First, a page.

2. College students-for college students we expect a clear and fundamental understanding of all four areas. The student should be able to articulate art style, business model and creativity clearly and their plans should make sense. The students are also expected to be able to quickly and solidly present the unique element of their project. The winner of this category should be a team that the judges expect will be able to form an indie company when they graduate. They may have some weaknesses but they are headed in the right direction.
3. Indie developers-these competitors are expected to have mastered all five areas they are being judged on. They should have a clear and viable plan on how this concept becomes a profitable title. The winner this category should be someone who will be launching a winning game in the next year.
Teams that have a majority of students or students and recent graduates without jobs in the industry can compete as College Teams.
Finally, the games are rated based on how well developed each category of judging is, i.e. a college team that has a clear business model at the level of an indie will be judged higher than a college team that meets all of the expectations and the judges sense of the overall impact of the game in the market. As in all things, more is more.
1 Category prize-winning team will be awarded our Grand Prize Pack, which includes prizes as noted on the prize page.
6 teams will be awarded Category Prize Packs (Indie: Beta/Near Release – Entertainment, Indie: Demo/Alpha – Entertainment, College: Beta/Near Release – Entertainment, College: Demo/Alpha – Entertainment, Indie & College: Beta/Near Release – Serious, Indie & College: Demo/Alpha – Serious) each of which includes prizes as noted on the prize page.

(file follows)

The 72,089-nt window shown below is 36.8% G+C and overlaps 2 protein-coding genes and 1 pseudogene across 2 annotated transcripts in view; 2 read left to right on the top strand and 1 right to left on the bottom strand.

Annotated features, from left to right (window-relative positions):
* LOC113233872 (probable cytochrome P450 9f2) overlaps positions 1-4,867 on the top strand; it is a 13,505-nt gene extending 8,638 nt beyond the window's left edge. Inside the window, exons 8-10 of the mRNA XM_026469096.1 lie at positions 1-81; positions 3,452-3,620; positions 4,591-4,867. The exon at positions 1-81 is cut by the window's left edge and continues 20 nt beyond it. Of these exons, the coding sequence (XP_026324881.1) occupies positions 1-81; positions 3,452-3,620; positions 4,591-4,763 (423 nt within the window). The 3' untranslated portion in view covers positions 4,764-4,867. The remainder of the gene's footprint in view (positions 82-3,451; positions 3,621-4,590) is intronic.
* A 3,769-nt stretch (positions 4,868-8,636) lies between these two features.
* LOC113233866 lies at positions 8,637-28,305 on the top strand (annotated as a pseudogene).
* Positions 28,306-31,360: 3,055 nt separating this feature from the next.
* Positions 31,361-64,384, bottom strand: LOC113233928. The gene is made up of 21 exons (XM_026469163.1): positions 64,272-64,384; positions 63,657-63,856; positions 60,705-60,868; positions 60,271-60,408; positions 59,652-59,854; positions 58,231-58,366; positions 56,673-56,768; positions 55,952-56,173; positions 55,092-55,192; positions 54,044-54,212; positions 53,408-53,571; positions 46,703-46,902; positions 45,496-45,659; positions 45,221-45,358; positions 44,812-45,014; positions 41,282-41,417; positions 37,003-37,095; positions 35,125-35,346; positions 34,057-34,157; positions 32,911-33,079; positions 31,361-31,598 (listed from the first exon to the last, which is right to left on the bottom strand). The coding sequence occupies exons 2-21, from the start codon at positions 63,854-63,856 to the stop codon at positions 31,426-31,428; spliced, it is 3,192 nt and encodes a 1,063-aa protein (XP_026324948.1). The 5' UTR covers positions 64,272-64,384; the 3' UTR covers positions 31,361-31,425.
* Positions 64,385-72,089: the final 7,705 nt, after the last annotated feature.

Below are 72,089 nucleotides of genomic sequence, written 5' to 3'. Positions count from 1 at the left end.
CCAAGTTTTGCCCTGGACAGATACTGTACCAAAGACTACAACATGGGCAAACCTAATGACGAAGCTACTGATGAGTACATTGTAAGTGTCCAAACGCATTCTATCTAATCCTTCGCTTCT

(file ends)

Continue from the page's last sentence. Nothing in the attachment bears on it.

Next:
Finalists and Runner’s up will be named in each of our 6 categories with each team receiving certificates.
2 teams will be awarded High School Prize Packs each of which includes prizes as noted on the prize page.
What Can Teams Expect & Preparation Tips:
All teams will participate in judging Round 1, which will occur the morning of Saturday, February 7. During this first round teams are expected to present a 6-minute maximum pitch to each group of judges. MassDiGI will provide timeslot assignments to each team at registration.
Those teams that are selected will then participate in Round 2, which will consist of a maximum 8-minute pitch. Unlike the Round 1 pitches, which will take place at individual tables, the Round 2 presentations will be in front of the entire room. Your team will present to the whole judging committee and attendees! Teams will be expected to provide MassDiGI organizers with a PowerPoint file on Saturday to be loaded onto a master laptop (we will not be stopping to setup individual laptops for elevator pitches, like we did at last year’s event).
Some parting words…
- This is a pitch competition, so PowerPoints are also encouraged for Round 1 judging and REQUIRED for Round 2 judging pitches. Creativity is a must, not just with your game, but with your presentation!
- If you have a demo/playable to show, embed a video in your PPT to be safe. Judges may not have time to PLAY through your prototype.
- Use your mentor meetings and what you learned during the Day 1 sessions to fine tune your pitch prior to Saturday!
- Be enthusiastic about your idea, but smart about how you present it.
- Practice your talking points BEFORE the Game Challenge even starts.
- Show art, if you have it.
- Be sure to explain why your game is great and why you think it would be successful in the marketplace.
- Teams are expected to bring their own laptops, demo materials, audio speakers, etc.
- Subject to change.